TonyL

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I come from a commercial air conditioning background and it was considered bad practice to use leak stop. The problem is it will not stop a leak from a seal that has a rotary shaft in it. It would be suitable for a pinhole leak in either the evaporator or condenser coils, but to control the refrigerant in the system and make it work there will be either an expansion valve or very small capillary. Any additional restriction in those will stop the AC working correctly. With regard to the filter/drier, this should always be changed when a major component like the compressor is replaced. As someone else has said, if you top the system yourself, you will not know how much is in the system. Too much refrigerant can cause as many problems as too little. In my opinion it is better to let the professionals do any top up. To put it in perspective, even though I have all the necessary equipment, I never bother with doing any of my vehicles, it is not worth it considering the small charge levied.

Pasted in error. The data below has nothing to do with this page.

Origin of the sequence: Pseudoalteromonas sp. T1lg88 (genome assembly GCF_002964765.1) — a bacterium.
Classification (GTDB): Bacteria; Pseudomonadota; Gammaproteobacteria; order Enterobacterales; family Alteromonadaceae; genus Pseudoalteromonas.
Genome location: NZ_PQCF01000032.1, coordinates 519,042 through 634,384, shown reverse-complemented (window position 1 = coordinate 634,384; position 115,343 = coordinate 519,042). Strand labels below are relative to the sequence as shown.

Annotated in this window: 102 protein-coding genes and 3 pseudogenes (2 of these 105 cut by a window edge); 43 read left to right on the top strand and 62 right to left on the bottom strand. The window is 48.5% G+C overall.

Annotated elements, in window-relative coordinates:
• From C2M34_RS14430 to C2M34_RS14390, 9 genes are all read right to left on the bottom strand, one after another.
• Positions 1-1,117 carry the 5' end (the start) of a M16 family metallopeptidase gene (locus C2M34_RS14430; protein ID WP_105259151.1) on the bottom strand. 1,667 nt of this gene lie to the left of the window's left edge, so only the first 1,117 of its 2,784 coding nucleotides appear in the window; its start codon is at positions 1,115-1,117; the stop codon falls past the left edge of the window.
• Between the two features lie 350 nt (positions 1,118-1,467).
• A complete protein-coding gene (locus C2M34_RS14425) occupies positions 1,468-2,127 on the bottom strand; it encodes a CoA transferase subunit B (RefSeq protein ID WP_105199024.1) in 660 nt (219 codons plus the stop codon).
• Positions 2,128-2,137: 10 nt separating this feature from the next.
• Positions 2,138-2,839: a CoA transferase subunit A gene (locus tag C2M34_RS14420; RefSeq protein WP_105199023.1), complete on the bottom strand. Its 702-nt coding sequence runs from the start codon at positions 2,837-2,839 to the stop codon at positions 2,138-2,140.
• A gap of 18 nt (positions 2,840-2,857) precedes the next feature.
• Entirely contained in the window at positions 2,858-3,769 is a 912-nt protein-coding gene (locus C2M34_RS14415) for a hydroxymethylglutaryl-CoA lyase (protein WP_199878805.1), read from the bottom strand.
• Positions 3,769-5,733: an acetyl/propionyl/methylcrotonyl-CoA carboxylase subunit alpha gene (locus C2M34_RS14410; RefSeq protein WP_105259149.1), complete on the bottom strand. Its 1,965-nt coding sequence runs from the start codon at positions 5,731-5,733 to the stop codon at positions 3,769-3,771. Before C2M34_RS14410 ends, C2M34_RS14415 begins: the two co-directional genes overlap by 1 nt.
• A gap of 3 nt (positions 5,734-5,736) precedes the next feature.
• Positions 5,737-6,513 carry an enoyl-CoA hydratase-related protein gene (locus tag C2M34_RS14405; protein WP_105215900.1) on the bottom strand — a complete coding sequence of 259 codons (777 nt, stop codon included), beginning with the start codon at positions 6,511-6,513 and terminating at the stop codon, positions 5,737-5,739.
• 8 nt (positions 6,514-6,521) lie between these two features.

taoshum

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NY_Dutch said:
A commonly overlooked failure item, particularly on the Evans Tempcon systems commonly used on motorhomes, is the "Cold Control" fixed temperature thermostat. The control senses when the evaporator is near freezing and shuts down the compressor until the temperature rises again. The control is typically attached to the side of the evaporator housing and has two wires attached with push-on connectors and a capillary tube that's pushed into the evaporator through a small hole. A quick test is to simply unplug the wires and jumper them together with a paperclip. If the compressor then runs normally, that's the culprit. It's an easy part to swap, and usually sells for around $35.